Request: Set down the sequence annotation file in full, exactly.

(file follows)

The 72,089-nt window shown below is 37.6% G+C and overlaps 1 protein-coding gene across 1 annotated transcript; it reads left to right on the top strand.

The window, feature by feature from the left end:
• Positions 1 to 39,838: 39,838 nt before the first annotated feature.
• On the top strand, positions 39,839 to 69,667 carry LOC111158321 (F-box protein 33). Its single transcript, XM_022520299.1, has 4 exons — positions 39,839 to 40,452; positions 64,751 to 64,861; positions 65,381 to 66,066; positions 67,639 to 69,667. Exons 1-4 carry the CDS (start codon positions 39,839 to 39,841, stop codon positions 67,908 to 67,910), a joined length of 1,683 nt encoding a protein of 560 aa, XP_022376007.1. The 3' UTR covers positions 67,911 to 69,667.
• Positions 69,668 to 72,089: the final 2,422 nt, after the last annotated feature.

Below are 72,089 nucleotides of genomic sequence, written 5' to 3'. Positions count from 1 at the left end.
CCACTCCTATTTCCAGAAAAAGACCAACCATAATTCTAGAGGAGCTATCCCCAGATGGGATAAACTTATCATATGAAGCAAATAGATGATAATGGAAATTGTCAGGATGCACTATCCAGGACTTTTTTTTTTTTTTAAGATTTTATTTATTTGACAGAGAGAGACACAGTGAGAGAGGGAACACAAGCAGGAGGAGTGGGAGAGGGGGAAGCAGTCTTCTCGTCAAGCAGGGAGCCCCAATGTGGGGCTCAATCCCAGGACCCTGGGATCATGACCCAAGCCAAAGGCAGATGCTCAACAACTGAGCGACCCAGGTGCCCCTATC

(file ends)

The 72,089-nt window shown below is 37.6% G+C and overlaps 1 protein-coding gene across 1 annotated transcript; it reads left to right on the top strand.

The window, feature by feature from the left end:
• Positions 1 to 39,838: 39,838 nt before the first annotated feature.
• On the top strand, positions 39,839 to 69,667 carry LOC111158321 (F-box protein 33). Its single transcript, XM_022520299.1, has 4 exons — positions 39,839 to 40,452; positions 64,751 to 64,861; positions 65,381 to 66,066; positions 67,639 to 69,667. Exons 1-4 carry the CDS (start codon positions 39,839 to 39,841, stop codon positions 67,908 to 67,910), a joined length of 1,683 nt encoding a protein of 560 aa, XP_022376007.1. The 3' UTR covers positions 67,911 to 69,667.
• Positions 69,668 to 72,089: the final 2,422 nt, after the last annotated feature.

Below are 72,089 nucleotides of genomic sequence, written 5' to 3'. Positions count from 1 at the left end.
CCACTCCTATTTCCAGAAAAAGACCAACCATAATTCTAGAGGAGCTATCCCCAGATGGGATAAACTTATCATATGAAGCAAATAGATGATAATGGAAATTGTCAGGATGCACTATCCAGGACTTTTTTTTTTTTTTAAGATTTTATTTATTTGACAGAGAGAGACACAGTGAGAGAGGGAACACAAGCAGGAGGAGTGGGAGAGGGGGAAGCAGTCTTCTCGTCAAGCAGGGAGCCCCAATGTGGGGCTCAATCCCAGGACCCTGGGATCATGACCCAAGCCAAAGGCAGATGCTCAACAACTGAGCGACCCAGGTGCCCCTATC